Thursday 20th and 27th July sees The Roses host National Theatre screenings of Tony Kushner’s Angels in America; Kushner’s pioneering two part play about the Aids crisis in Eighties America. Previews ran for weeks and it became the hottest ticket in town… but why?
The play, which has the full title Angels in America: A Gay Fantasia On National Themes, received its world premiere in San Francisco in 1991. It’s a devastating meditation on the Aids crisis. Throughout, characters return as “angels” or “ghosts”, and it handles political questions about experimental drug treatment and the ostracisation of the homosexual community amid the repressive conservatism of Reagan-era America. Initially it focuses on a gay couple, Prior Walter and Louis Ironson, in Manhattan, though it weaves in the storylines of other characters, a device that expresses the closeness of the gay scene in New York in the Eighties, a situation which charged the terror about the spread of Aids. The play is set in two parts which can be performed separately: Millennium Approaches and Perestroika. It was adapted for HBO in 2003 with a star studded cast including Al Pacino, Meryl Streep and Emma Thompson, and has also been turned into an opera by Hungarian composer Péter Eötvös. Part one was first performed at the National Theatre in 1992, directed by Declan Donnellan, and transferred to Broadway the following year. Perestroika had its London premiere in 1993 at the National, in rep with Millennium Approaches.
The cast for this new production is gilded with stars: Oscar-nominee Andrew Garfield, playing Prior Walter, Russell Tovey (as lawyer Joe Pitt) and Olivier-minted Denise Gough, alumna of Duncan Macmillan’s People Places and Things, also at the National, in 2015. James McArdle plays Walter’s boyfriend, Louis Ironson. The play is directed by Marianne Elliott, the high-profile talent who directed both War Horse and The Curious Incident of the Dog in the Night-Time.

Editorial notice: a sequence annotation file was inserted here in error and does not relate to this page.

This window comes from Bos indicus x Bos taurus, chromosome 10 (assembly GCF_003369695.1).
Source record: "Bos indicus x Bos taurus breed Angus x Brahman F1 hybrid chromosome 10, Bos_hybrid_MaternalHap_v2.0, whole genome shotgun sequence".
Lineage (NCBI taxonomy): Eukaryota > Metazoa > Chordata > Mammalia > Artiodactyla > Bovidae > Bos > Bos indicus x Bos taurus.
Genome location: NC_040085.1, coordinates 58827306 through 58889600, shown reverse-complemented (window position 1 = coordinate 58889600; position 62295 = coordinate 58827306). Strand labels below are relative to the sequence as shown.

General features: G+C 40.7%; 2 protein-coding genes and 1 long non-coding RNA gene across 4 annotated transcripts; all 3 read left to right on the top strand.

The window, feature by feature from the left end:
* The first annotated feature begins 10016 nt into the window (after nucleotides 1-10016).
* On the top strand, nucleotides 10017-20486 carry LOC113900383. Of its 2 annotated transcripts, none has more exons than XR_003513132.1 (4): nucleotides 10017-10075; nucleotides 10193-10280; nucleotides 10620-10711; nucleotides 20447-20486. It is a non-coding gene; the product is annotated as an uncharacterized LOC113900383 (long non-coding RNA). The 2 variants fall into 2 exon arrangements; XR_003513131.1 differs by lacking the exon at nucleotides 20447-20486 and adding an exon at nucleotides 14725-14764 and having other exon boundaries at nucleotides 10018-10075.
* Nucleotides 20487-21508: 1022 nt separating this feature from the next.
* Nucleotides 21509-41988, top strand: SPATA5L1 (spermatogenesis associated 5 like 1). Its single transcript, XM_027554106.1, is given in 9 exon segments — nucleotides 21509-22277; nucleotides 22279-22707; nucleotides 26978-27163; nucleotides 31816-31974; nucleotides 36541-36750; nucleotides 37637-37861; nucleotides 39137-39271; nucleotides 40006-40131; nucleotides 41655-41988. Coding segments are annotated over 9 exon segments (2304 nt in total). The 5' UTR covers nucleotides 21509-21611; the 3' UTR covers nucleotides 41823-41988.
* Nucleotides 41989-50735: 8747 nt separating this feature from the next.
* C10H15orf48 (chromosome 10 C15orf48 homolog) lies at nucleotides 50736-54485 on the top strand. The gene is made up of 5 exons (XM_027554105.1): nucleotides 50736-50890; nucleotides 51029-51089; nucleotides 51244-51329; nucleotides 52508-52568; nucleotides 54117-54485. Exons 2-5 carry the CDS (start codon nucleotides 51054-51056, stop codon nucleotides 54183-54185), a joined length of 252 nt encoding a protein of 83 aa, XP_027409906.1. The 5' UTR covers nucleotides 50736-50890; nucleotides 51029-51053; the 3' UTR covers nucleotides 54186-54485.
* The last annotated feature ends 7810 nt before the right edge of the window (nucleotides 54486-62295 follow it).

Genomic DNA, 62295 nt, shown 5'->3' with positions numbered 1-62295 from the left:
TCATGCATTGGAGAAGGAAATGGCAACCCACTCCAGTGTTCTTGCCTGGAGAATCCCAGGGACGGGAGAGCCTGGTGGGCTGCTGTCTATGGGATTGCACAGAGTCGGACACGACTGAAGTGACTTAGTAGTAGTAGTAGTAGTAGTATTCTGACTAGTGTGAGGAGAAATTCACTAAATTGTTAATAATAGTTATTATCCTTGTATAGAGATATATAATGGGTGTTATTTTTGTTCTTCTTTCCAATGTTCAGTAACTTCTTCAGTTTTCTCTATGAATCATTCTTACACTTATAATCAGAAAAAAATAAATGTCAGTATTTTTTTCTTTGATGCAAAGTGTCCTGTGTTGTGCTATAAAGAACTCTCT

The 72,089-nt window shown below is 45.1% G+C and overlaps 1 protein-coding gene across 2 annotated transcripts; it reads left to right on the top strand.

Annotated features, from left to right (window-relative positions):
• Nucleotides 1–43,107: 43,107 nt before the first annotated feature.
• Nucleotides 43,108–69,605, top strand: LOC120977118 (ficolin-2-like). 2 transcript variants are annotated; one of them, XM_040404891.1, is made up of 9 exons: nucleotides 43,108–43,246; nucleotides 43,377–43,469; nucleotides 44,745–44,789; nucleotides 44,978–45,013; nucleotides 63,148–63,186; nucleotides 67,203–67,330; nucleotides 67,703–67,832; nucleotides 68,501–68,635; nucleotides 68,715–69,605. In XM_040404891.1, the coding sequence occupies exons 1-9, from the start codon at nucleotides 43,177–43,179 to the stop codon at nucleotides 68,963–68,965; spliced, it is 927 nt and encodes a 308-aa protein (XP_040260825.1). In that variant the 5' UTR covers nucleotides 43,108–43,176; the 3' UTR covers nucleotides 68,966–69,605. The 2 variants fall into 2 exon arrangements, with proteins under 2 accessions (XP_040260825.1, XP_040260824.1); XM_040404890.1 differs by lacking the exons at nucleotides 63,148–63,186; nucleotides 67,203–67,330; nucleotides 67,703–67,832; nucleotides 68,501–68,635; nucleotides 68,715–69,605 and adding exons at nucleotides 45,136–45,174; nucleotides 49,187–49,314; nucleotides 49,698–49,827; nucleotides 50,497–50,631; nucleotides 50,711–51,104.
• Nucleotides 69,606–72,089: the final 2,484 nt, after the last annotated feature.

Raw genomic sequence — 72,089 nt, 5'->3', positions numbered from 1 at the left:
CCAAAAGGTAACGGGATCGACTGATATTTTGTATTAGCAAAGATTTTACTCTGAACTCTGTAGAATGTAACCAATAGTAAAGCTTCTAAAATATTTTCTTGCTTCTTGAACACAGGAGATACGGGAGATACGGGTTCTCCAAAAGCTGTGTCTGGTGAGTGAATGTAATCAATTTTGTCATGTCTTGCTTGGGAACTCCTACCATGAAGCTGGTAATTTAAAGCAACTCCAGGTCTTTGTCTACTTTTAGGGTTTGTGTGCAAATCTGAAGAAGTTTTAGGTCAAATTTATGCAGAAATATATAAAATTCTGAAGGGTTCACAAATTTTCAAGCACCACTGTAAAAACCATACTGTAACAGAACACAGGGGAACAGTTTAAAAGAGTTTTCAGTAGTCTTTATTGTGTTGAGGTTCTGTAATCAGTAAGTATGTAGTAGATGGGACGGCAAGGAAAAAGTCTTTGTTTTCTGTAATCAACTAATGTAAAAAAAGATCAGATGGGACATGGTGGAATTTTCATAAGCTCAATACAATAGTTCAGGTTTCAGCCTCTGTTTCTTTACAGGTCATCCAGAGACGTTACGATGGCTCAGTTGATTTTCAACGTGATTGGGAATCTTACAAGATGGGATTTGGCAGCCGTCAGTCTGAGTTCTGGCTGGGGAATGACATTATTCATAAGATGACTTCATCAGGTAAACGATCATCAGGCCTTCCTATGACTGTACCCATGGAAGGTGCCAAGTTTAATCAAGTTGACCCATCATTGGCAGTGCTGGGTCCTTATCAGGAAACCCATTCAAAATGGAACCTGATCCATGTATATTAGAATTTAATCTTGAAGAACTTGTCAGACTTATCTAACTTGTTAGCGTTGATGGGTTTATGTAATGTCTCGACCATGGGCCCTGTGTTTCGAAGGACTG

Angels is an expressly political response to a specific social crisis, the White House’s delayed response to the AIDS epidemic that was devastating the gay population in the United States in the 1980s it might seem to be too topical for immortality. To receive an AIDS diagnosis in 2017 is no longer to be handed a death sentence. Now extinction by nuclear war or a terrorist attack or ecocide looms as a more likely prospect in the popular imagination. The climate of fear and anger Kushner summoned feels, if anything, even more pervasive today than it did when Angels first opened. Angels is as important today at the National as it was in San Francisco 1991.
© Nancy Robb, The Roses, 2017